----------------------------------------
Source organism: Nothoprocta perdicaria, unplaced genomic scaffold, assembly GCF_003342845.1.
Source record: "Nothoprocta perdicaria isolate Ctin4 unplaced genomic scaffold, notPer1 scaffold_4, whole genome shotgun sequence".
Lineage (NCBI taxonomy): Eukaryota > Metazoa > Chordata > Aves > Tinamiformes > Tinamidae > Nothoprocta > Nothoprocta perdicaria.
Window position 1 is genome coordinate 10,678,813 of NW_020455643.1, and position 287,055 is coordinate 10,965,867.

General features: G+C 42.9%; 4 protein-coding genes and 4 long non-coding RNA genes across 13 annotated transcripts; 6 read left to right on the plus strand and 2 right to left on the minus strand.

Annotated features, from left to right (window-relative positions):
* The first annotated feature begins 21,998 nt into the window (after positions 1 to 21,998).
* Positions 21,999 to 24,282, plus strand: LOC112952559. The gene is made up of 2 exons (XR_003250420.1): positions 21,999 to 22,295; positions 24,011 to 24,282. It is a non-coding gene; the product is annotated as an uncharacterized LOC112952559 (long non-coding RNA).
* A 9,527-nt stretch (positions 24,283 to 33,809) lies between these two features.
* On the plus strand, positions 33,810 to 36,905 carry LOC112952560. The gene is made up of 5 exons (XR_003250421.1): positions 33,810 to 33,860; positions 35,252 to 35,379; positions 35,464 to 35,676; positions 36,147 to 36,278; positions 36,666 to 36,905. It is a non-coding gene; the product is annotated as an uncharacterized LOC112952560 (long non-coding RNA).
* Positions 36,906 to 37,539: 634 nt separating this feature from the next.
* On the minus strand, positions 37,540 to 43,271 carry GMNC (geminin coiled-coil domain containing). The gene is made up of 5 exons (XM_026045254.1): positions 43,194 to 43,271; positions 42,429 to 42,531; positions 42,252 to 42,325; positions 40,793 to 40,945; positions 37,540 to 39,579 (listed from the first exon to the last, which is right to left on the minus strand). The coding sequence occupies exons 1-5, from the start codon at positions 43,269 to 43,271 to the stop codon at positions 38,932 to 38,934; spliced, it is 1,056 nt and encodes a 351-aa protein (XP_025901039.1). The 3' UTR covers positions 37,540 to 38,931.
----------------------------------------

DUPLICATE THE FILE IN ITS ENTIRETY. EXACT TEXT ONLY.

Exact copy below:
Source organism: Nothoprocta perdicaria, unplaced genomic scaffold, assembly GCF_003342845.1.
Source record: "Nothoprocta perdicaria isolate Ctin4 unplaced genomic scaffold, notPer1 scaffold_4, whole genome shotgun sequence".
Lineage (NCBI taxonomy): Eukaryota > Metazoa > Chordata > Aves > Tinamiformes > Tinamidae > Nothoprocta > Nothoprocta perdicaria.
Window position 1 is genome coordinate 10,678,813 of NW_020455643.1, and position 287,055 is coordinate 10,965,867.

General features: G+C 42.9%; 4 protein-coding genes and 4 long non-coding RNA genes across 13 annotated transcripts; 6 read left to right on the plus strand and 2 right to left on the minus strand.

Annotated features, from left to right (window-relative positions):
* The first annotated feature begins 21,998 nt into the window (after positions 1 to 21,998).
* Positions 21,999 to 24,282, plus strand: LOC112952559. The gene is made up of 2 exons (XR_003250420.1): positions 21,999 to 22,295; positions 24,011 to 24,282. It is a non-coding gene; the product is annotated as an uncharacterized LOC112952559 (long non-coding RNA).
* A 9,527-nt stretch (positions 24,283 to 33,809) lies between these two features.
* On the plus strand, positions 33,810 to 36,905 carry LOC112952560. The gene is made up of 5 exons (XR_003250421.1): positions 33,810 to 33,860; positions 35,252 to 35,379; positions 35,464 to 35,676; positions 36,147 to 36,278; positions 36,666 to 36,905. It is a non-coding gene; the product is annotated as an uncharacterized LOC112952560 (long non-coding RNA).
* Positions 36,906 to 37,539: 634 nt separating this feature from the next.
* On the minus strand, positions 37,540 to 43,271 carry GMNC (geminin coiled-coil domain containing). The gene is made up of 5 exons (XM_026045254.1): positions 43,194 to 43,271; positions 42,429 to 42,531; positions 42,252 to 42,325; positions 40,793 to 40,945; positions 37,540 to 39,579 (listed from the first exon to the last, which is right to left on the minus strand). The coding sequence occupies exons 1-5, from the start codon at positions 43,269 to 43,271 to the stop codon at positions 38,932 to 38,934; spliced, it is 1,056 nt and encodes a 351-aa protein (XP_025901039.1). The 3' UTR covers positions 37,540 to 38,931.